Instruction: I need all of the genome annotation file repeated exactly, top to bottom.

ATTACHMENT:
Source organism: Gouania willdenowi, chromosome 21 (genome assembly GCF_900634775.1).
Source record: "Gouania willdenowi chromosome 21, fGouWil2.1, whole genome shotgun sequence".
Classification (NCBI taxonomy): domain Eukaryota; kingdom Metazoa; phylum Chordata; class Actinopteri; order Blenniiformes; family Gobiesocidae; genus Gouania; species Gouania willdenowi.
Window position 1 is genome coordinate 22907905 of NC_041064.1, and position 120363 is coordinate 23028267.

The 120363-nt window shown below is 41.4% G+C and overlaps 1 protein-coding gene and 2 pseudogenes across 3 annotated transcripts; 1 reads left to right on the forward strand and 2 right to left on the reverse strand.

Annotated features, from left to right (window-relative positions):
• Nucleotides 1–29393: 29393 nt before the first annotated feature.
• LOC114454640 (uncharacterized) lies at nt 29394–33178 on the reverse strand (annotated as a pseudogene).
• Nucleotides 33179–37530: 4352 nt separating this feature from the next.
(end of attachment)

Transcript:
Source organism: Gouania willdenowi, chromosome 21 (genome assembly GCF_900634775.1).
Source record: "Gouania willdenowi chromosome 21, fGouWil2.1, whole genome shotgun sequence".
Classification (NCBI taxonomy): domain Eukaryota; kingdom Metazoa; phylum Chordata; class Actinopteri; order Blenniiformes; family Gobiesocidae; genus Gouania; species Gouania willdenowi.
Window position 1 is genome coordinate 22907905 of NC_041064.1, and position 120363 is coordinate 23028267.

The 120363-nt window shown below is 41.4% G+C and overlaps 1 protein-coding gene and 2 pseudogenes across 3 annotated transcripts; 1 reads left to right on the forward strand and 2 right to left on the reverse strand.

Annotated features, from left to right (window-relative positions):
• Nucleotides 1–29393: 29393 nt before the first annotated feature.
• LOC114454640 (uncharacterized) lies at nt 29394–33178 on the reverse strand (annotated as a pseudogene).
• Nucleotides 33179–37530: 4352 nt separating this feature from the next.